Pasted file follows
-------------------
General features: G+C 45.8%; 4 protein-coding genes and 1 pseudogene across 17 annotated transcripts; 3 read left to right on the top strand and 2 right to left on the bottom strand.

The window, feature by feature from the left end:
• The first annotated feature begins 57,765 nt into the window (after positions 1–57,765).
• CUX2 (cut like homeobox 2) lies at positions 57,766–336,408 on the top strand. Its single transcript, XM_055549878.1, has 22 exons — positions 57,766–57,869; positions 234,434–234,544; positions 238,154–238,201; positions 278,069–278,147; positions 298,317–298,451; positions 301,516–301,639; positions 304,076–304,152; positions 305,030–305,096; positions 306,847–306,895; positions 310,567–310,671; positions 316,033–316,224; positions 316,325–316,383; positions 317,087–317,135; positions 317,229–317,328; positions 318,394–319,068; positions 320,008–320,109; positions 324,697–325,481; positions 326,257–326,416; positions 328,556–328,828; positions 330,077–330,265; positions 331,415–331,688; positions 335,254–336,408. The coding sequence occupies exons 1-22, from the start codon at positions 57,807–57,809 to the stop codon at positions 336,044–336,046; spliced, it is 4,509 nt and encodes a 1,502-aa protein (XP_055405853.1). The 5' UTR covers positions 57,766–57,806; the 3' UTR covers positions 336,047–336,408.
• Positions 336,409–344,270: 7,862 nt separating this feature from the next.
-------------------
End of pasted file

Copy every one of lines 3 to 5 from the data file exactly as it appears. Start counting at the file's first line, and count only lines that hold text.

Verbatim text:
• The first annotated feature begins 57,765 nt into the window (after positions 1–57,765).
• CUX2 (cut like homeobox 2) lies at positions 57,766–336,408 on the top strand. Its single transcript, XM_055549878.1, has 22 exons — positions 57,766–57,869; positions 234,434–234,544; positions 238,154–238,201; positions 278,069–278,147; positions 298,317–298,451; positions 301,516–301,639; positions 304,076–304,152; positions 305,030–305,096; positions 306,847–306,895; positions 310,567–310,671; positions 316,033–316,224; positions 316,325–316,383; positions 317,087–317,135; positions 317,229–317,328; positions 318,394–319,068; positions 320,008–320,109; positions 324,697–325,481; positions 326,257–326,416; positions 328,556–328,828; positions 330,077–330,265; positions 331,415–331,688; positions 335,254–336,408. The coding sequence occupies exons 1-22, from the start codon at positions 57,807–57,809 to the stop codon at positions 336,044–336,046; spliced, it is 4,509 nt and encodes a 1,502-aa protein (XP_055405853.1). The 5' UTR covers positions 57,766–57,806; the 3' UTR covers positions 336,047–336,408.
• Positions 336,409–344,270: 7,862 nt separating this feature from the next.